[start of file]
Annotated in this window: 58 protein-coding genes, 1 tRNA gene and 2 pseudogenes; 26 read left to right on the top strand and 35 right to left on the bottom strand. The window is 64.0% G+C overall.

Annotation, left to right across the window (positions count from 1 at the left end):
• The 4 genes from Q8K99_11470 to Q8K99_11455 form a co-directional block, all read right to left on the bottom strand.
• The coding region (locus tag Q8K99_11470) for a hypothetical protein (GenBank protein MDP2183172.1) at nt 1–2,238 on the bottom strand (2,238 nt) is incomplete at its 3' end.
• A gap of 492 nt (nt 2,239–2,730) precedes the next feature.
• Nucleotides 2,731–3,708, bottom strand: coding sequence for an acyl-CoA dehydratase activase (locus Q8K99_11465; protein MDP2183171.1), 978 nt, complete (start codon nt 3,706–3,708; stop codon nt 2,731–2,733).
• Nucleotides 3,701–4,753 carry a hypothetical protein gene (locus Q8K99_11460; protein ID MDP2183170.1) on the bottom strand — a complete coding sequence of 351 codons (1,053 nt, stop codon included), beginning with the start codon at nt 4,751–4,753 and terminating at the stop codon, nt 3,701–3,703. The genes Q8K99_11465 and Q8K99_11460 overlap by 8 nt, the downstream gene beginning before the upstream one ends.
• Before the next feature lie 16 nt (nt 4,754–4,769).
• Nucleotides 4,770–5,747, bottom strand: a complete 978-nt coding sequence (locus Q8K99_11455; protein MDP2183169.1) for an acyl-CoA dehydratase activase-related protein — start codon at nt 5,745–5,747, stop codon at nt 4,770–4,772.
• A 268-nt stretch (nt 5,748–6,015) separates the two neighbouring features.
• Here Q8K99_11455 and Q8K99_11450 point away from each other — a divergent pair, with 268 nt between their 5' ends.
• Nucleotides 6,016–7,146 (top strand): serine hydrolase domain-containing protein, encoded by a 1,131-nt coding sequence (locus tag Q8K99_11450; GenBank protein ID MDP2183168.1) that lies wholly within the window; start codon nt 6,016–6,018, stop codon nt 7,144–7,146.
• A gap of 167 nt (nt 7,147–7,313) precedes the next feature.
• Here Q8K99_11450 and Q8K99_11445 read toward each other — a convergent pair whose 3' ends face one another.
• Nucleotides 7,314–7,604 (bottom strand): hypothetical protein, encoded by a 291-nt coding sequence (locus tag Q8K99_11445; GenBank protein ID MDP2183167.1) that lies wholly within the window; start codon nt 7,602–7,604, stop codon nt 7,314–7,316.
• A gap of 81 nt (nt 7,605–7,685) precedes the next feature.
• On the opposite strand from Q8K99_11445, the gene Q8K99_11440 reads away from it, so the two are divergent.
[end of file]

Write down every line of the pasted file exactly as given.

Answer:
Annotated in this window: 58 protein-coding genes, 1 tRNA gene and 2 pseudogenes; 26 read left to right on the top strand and 35 right to left on the bottom strand. The window is 64.0% G+C overall.

Annotation, left to right across the window (positions count from 1 at the left end):
• The 4 genes from Q8K99_11470 to Q8K99_11455 form a co-directional block, all read right to left on the bottom strand.
• The coding region (locus tag Q8K99_11470) for a hypothetical protein (GenBank protein MDP2183172.1) at nt 1–2,238 on the bottom strand (2,238 nt) is incomplete at its 3' end.
• A gap of 492 nt (nt 2,239–2,730) precedes the next feature.
• Nucleotides 2,731–3,708, bottom strand: coding sequence for an acyl-CoA dehydratase activase (locus Q8K99_11465; protein MDP2183171.1), 978 nt, complete (start codon nt 3,706–3,708; stop codon nt 2,731–2,733).
• Nucleotides 3,701–4,753 carry a hypothetical protein gene (locus Q8K99_11460; protein ID MDP2183170.1) on the bottom strand — a complete coding sequence of 351 codons (1,053 nt, stop codon included), beginning with the start codon at nt 4,751–4,753 and terminating at the stop codon, nt 3,701–3,703. The genes Q8K99_11465 and Q8K99_11460 overlap by 8 nt, the downstream gene beginning before the upstream one ends.
• Before the next feature lie 16 nt (nt 4,754–4,769).
• Nucleotides 4,770–5,747, bottom strand: a complete 978-nt coding sequence (locus Q8K99_11455; protein MDP2183169.1) for an acyl-CoA dehydratase activase-related protein — start codon at nt 5,745–5,747, stop codon at nt 4,770–4,772.
• A 268-nt stretch (nt 5,748–6,015) separates the two neighbouring features.
• Here Q8K99_11455 and Q8K99_11450 point away from each other — a divergent pair, with 268 nt between their 5' ends.
• Nucleotides 6,016–7,146 (top strand): serine hydrolase domain-containing protein, encoded by a 1,131-nt coding sequence (locus tag Q8K99_11450; GenBank protein ID MDP2183168.1) that lies wholly within the window; start codon nt 6,016–6,018, stop codon nt 7,144–7,146.
• A gap of 167 nt (nt 7,147–7,313) precedes the next feature.
• Here Q8K99_11450 and Q8K99_11445 read toward each other — a convergent pair whose 3' ends face one another.
• Nucleotides 7,314–7,604 (bottom strand): hypothetical protein, encoded by a 291-nt coding sequence (locus tag Q8K99_11445; GenBank protein ID MDP2183167.1) that lies wholly within the window; start codon nt 7,602–7,604, stop codon nt 7,314–7,316.
• A gap of 81 nt (nt 7,605–7,685) precedes the next feature.
• On the opposite strand from Q8K99_11445, the gene Q8K99_11440 reads away from it, so the two are divergent.